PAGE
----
Zeenee and I have both not read the Readers Digest for quite some time but yesterday while waiting to meet my doctor at the hospital, we picked up the December issue and there was one article which really stood out. It was about this vegetable seller who was practically living the Ceiling of Desires principle and using her savings for those in need. When I say savings, I’m not talking about just a few hundred dollars. She has donated more than USD$100,000 to charity from her savings. It was a very eye-opening article. She was been featured on TIME Magazine and Forbes as well as recently named by Readers Digest as “Asian of the Year 2010”
Here is part of it, If you want to read it in full, do pick up the December issue of Readers Digest.
Article by Esther Liang
After the morning hustle and bustle, the atmosphere at Taitung county’s Central Market quietens as every stall shuts for the day and their owners return to the comfort of their homes. A lone lamp shines on a vegetable stall. With head bowed, Ms Chen Shu-chu silently sorts out the vegetable leaves as she waits for the occasional afternoon customer.
Decades of hard work have caused the fingers on her right hand to curl and joints to swell; her feet have deformed slightly. Ms Chen leads her life with a daily routine. Waking up at three in the morning, she makes her way to the vegetable wholesaler and sets up her stall, which she tends till seven or eight in the evening.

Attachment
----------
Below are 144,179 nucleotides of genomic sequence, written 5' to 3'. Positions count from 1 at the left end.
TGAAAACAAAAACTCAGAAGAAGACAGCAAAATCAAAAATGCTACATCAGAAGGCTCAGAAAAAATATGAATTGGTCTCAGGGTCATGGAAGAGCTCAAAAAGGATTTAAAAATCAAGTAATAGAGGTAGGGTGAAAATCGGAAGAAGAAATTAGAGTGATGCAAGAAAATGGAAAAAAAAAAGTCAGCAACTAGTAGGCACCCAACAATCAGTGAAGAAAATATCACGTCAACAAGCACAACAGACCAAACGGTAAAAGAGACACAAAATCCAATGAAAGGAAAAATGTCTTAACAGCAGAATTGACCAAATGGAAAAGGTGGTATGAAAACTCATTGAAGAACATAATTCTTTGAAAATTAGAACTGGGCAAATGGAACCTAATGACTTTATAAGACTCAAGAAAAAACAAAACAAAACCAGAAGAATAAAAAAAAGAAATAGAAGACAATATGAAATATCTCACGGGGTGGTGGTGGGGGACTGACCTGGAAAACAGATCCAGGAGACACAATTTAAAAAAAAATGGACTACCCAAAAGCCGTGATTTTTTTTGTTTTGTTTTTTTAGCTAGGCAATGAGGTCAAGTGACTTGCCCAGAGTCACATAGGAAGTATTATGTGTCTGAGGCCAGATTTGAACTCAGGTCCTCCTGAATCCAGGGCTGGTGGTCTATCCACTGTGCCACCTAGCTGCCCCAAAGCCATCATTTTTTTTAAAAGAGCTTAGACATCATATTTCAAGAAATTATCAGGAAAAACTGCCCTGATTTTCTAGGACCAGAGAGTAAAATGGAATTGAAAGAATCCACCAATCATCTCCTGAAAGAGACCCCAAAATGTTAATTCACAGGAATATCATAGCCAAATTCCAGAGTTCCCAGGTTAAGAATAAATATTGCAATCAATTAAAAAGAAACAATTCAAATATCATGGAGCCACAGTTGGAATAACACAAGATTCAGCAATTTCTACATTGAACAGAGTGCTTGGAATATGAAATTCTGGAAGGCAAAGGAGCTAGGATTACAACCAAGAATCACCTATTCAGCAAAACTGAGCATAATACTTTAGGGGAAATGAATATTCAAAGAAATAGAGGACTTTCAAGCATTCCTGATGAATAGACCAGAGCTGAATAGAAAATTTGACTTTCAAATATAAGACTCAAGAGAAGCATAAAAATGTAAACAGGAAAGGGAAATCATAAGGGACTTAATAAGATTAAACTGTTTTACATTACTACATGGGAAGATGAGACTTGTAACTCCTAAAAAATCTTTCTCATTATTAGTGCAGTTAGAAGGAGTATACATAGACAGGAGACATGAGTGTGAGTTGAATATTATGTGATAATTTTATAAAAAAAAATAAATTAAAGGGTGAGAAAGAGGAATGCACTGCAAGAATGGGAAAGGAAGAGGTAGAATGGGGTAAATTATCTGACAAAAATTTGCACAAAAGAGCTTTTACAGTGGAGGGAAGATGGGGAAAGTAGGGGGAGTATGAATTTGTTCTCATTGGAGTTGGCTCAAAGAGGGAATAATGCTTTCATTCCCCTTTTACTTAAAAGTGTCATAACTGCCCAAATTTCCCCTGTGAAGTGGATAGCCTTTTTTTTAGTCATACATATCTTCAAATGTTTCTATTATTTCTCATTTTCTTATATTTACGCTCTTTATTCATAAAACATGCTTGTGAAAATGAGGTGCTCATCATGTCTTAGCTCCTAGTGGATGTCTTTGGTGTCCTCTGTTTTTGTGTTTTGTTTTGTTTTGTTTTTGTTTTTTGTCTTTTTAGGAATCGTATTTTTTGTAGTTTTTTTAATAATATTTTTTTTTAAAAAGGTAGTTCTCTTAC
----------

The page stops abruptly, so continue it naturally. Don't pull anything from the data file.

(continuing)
Being the first to arrive and last to leave, the other stall owners have fondly given her the title of “market manager”.
In the dark and damp market, Ms Chen, nearing her 60s, holds the stall her father left her dearly. Yuan-Jin Vegetables is her everything. With her vegetables selling at “a bundle for NT$30 (S$1.30), three bundles for NT$50”, she earns only marginal profits. Yet, her frugality has allowed her to donate about NT$10 million towards various charitable causes, including helping schools, orphanages and poor children.
The selfless generosity of a woman with such humble income has placed her under the international spotlight.
In March, Forbes magazine named her one of 48 outstanding philanthropists from the Asia-Pacific region. A month later, Time magazine selected the year’s top 100 influential people and she emerged under the Heroes of Philanthropy category. Fellow Taiwanese and Oscar- winning director Lee Ang wrote her entry personally. “Money is worthy only if given to those in need,” he quoted Ms Chen. He also wrote: “Amazing, but of all she has given away, her greatest gift is leading by example.”
KINDNESS BEGETS KINDNESS
Despite the honour of receiving the Time award in New York, gaining global recognition, and a personal meeting with President Ma Ying-jeou, all Ms Chen really cares about is her vegetable stall.
If not for President Ma and the Foreign Minister personally convincing her to go, she would not have agreed to visit New York, as she felt that “this is not a competition and I did not win anything”.